The list of names has now reached about 11,000 on a petition against the Ontario government’s plans to halt a French-language public university project.

The petition was started by Ottawa resident Clayre Bertrand.

Locally, Pierre Daignault, Vice President of the Association canadienne-française de l’Ontario (ACFO) de Prescott-Russell said they are working with the Assemblée de la francophonie de l’Ontario (AFO) on efforts to reverse the government’s decision and to ensure adequate public services are provided to francophone residents of the province.

Daignault had worried that on January 15, the funding that the previous provincial Liberal government had provided for the proposed university would end.

But a few days ago, the federal government stepped in, announcing that it would provide $1.9 million to a team working on the school project. Federal Minister of Tourism, Official Languages and La Francophonie Melanie Joly is quoted as saying that she was concerned about the impact of the Ontario government withdrawing funds for the French-language university, saying that the project was greatly supported across the country. Despite the federal funding announcement, Ontario Premier Doug Ford has said the university project will not go ahead.

The start-up of the new university was being coordinated through Ryerson University in Toronto. The francophone campus itself was to be located on the downtown Toronto waterfront and serve francophone students from the central and southwestern regions of the province.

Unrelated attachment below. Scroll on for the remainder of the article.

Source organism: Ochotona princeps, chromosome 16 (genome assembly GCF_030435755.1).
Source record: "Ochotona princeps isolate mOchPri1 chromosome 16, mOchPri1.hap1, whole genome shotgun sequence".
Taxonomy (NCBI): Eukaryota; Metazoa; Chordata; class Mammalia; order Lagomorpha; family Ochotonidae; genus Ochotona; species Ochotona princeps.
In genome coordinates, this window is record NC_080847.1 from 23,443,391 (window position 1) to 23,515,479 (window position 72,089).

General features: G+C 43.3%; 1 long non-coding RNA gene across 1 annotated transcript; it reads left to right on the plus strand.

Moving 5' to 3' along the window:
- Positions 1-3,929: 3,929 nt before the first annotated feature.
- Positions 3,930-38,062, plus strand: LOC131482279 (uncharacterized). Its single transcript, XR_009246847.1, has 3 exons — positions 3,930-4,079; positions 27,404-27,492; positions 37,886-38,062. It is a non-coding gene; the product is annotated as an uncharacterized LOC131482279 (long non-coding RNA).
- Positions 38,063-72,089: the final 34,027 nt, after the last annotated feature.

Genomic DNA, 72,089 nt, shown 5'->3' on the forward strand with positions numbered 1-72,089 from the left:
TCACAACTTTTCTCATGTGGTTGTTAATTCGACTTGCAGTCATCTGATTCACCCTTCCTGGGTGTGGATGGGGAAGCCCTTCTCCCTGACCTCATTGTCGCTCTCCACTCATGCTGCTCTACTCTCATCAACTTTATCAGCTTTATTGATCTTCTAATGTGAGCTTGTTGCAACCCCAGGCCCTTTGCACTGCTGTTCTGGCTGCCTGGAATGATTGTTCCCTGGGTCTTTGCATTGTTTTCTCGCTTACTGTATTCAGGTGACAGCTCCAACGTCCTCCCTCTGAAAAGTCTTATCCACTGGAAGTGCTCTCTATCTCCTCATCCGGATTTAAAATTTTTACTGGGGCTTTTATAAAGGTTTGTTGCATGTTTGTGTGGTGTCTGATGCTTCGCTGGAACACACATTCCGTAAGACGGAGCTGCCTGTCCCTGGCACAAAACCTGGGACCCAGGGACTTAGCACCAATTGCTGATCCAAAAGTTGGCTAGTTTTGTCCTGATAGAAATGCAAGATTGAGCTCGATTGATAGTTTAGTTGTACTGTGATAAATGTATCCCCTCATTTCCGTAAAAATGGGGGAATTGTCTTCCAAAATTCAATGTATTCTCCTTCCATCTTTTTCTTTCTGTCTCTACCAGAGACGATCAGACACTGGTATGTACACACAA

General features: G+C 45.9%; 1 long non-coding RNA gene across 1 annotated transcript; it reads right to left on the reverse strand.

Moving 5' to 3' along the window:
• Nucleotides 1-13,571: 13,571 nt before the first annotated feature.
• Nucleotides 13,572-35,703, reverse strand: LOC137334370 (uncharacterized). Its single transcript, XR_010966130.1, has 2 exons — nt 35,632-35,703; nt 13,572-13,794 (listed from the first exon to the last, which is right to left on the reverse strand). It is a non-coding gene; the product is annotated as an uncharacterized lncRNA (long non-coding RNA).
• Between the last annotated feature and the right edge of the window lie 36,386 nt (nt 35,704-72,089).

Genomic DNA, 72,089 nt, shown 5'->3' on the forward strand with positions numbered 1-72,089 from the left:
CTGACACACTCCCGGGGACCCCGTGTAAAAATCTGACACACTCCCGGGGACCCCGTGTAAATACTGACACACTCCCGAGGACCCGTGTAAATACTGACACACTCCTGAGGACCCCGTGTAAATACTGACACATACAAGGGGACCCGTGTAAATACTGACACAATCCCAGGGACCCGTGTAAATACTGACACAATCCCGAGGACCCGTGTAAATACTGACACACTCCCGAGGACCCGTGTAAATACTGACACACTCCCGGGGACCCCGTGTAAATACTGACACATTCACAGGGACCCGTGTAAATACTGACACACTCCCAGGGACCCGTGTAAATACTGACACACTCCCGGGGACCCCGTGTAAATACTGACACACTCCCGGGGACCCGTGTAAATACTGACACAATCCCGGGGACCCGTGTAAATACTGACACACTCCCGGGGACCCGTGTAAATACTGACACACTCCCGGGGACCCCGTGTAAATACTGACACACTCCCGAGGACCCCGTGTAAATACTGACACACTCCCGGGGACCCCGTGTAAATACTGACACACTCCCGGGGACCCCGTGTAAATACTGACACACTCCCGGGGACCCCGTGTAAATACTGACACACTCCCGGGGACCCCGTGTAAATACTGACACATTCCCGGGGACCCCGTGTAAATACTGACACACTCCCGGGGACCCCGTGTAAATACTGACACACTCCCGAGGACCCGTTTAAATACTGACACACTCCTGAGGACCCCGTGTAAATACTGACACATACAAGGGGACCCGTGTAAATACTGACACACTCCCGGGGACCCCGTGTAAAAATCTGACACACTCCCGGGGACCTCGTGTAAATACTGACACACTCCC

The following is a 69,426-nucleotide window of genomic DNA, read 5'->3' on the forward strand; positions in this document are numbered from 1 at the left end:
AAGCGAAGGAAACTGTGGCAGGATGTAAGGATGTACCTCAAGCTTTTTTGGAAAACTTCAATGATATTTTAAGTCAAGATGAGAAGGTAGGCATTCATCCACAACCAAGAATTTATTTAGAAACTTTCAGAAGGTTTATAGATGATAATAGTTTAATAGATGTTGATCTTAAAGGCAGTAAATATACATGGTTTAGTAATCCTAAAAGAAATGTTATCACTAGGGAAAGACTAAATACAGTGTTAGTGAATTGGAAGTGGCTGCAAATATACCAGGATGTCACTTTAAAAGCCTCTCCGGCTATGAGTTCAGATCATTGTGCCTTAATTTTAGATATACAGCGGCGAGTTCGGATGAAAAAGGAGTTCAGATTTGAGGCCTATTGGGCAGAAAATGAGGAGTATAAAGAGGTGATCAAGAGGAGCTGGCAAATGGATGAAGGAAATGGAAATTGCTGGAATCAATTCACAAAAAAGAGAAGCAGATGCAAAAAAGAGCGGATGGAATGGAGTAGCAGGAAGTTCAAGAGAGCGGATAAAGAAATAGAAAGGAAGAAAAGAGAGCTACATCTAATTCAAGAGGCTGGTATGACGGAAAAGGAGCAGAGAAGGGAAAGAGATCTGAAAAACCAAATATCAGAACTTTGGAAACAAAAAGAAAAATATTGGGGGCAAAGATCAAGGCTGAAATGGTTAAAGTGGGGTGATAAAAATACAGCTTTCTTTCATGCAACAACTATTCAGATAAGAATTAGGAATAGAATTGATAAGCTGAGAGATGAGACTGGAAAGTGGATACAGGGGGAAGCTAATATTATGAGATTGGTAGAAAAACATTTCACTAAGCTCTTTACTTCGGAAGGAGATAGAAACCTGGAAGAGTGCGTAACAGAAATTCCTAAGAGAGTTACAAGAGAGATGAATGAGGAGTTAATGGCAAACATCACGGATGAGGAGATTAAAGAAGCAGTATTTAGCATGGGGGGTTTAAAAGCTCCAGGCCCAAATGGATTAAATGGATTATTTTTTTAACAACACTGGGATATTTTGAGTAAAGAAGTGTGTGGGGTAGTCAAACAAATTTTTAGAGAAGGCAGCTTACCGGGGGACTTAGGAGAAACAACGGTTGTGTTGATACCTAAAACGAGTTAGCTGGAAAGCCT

“It’s a question of having place, it’s a question of principle,” Daignault said about the need for a French-only university.

He said Québec has three English-language public universities and has a population of 800,000 anglophones and Ontario has 600,000 francophones. He added that even French-language universities in Québec are also offering English-language programs.

A French-language university could end up having positive effects for francophone communities across the province because graduates could live and work in those places, according to Daignault and in addition, the system could also grow to multiple campuses, like the Université du Québec (UQ) network.

With Glengarry-Prescott-Russell MPP Amanda Simard no longer in the governing Progressive Conservative caucus due to her departure in protest of cancelling the university and the government’s changes to other francophone services, Daignault said it could be a challenge to ensure the government gets the message from the local francophone community.

However, he hopes that Premier Doug Ford’s recently-appointed senior policy advisor on francophone affairs, Marilissa Gosselin, can explain the francophone community’s point of view successfully to the Premier.